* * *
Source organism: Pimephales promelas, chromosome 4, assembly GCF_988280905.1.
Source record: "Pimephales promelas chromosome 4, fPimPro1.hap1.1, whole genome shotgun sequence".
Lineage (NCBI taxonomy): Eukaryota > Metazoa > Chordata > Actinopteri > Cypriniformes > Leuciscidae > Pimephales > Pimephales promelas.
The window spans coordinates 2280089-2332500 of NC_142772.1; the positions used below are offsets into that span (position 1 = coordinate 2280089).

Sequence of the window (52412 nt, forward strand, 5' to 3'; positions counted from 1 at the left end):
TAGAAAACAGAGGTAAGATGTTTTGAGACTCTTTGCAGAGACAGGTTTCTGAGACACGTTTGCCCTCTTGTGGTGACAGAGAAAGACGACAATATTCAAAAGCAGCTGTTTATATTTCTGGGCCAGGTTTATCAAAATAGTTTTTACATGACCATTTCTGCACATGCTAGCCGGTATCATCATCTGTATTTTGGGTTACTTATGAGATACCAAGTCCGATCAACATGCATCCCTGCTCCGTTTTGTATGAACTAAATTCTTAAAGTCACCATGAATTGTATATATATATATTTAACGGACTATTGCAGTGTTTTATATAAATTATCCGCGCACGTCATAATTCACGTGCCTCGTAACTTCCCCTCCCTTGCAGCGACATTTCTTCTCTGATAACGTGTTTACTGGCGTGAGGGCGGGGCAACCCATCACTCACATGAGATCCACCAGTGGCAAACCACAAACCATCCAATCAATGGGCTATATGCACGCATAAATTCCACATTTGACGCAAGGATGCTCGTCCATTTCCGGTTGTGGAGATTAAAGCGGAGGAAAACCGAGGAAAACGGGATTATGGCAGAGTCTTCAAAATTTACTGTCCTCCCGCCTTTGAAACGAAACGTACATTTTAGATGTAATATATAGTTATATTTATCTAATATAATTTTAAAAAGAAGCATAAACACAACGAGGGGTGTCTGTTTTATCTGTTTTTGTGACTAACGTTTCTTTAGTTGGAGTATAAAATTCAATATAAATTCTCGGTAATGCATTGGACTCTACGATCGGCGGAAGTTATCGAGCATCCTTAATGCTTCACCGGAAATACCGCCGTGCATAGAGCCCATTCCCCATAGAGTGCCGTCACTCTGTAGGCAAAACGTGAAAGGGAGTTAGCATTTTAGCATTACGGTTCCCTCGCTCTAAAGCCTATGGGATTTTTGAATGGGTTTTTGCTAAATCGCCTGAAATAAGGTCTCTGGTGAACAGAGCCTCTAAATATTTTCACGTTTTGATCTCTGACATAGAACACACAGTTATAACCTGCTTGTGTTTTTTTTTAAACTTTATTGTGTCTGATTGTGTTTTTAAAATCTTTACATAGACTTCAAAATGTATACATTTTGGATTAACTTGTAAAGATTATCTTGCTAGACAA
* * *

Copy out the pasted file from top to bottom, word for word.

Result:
Source organism: Pimephales promelas, chromosome 4, assembly GCF_988280905.1.
Source record: "Pimephales promelas chromosome 4, fPimPro1.hap1.1, whole genome shotgun sequence".
Lineage (NCBI taxonomy): Eukaryota > Metazoa > Chordata > Actinopteri > Cypriniformes > Leuciscidae > Pimephales > Pimephales promelas.
The window spans coordinates 2280089-2332500 of NC_142772.1; the positions used below are offsets into that span (position 1 = coordinate 2280089).

Sequence of the window (52412 nt, forward strand, 5' to 3'; positions counted from 1 at the left end):
TAGAAAACAGAGGTAAGATGTTTTGAGACTCTTTGCAGAGACAGGTTTCTGAGACACGTTTGCCCTCTTGTGGTGACAGAGAAAGACGACAATATTCAAAAGCAGCTGTTTATATTTCTGGGCCAGGTTTATCAAAATAGTTTTTACATGACCATTTCTGCACATGCTAGCCGGTATCATCATCTGTATTTTGGGTTACTTATGAGATACCAAGTCCGATCAACATGCATCCCTGCTCCGTTTTGTATGAACTAAATTCTTAAAGTCACCATGAATTGTATATATATATATTTAACGGACTATTGCAGTGTTTTATATAAATTATCCGCGCACGTCATAATTCACGTGCCTCGTAACTTCCCCTCCCTTGCAGCGACATTTCTTCTCTGATAACGTGTTTACTGGCGTGAGGGCGGGGCAACCCATCACTCACATGAGATCCACCAGTGGCAAACCACAAACCATCCAATCAATGGGCTATATGCACGCATAAATTCCACATTTGACGCAAGGATGCTCGTCCATTTCCGGTTGTGGAGATTAAAGCGGAGGAAAACCGAGGAAAACGGGATTATGGCAGAGTCTTCAAAATTTACTGTCCTCCCGCCTTTGAAACGAAACGTACATTTTAGATGTAATATATAGTTATATTTATCTAATATAATTTTAAAAAGAAGCATAAACACAACGAGGGGTGTCTGTTTTATCTGTTTTTGTGACTAACGTTTCTTTAGTTGGAGTATAAAATTCAATATAAATTCTCGGTAATGCATTGGACTCTACGATCGGCGGAAGTTATCGAGCATCCTTAATGCTTCACCGGAAATACCGCCGTGCATAGAGCCCATTCCCCATAGAGTGCCGTCACTCTGTAGGCAAAACGTGAAAGGGAGTTAGCATTTTAGCATTACGGTTCCCTCGCTCTAAAGCCTATGGGATTTTTGAATGGGTTTTTGCTAAATCGCCTGAAATAAGGTCTCTGGTGAACAGAGCCTCTAAATATTTTCACGTTTTGATCTCTGACATAGAACACACAGTTATAACCTGCTTGTGTTTTTTTTTAAACTTTATTGTGTCTGATTGTGTTTTTAAAATCTTTACATAGACTTCAAAATGTATACATTTTGGATTAACTTGTAAAGATTATCTTGCTAGACAA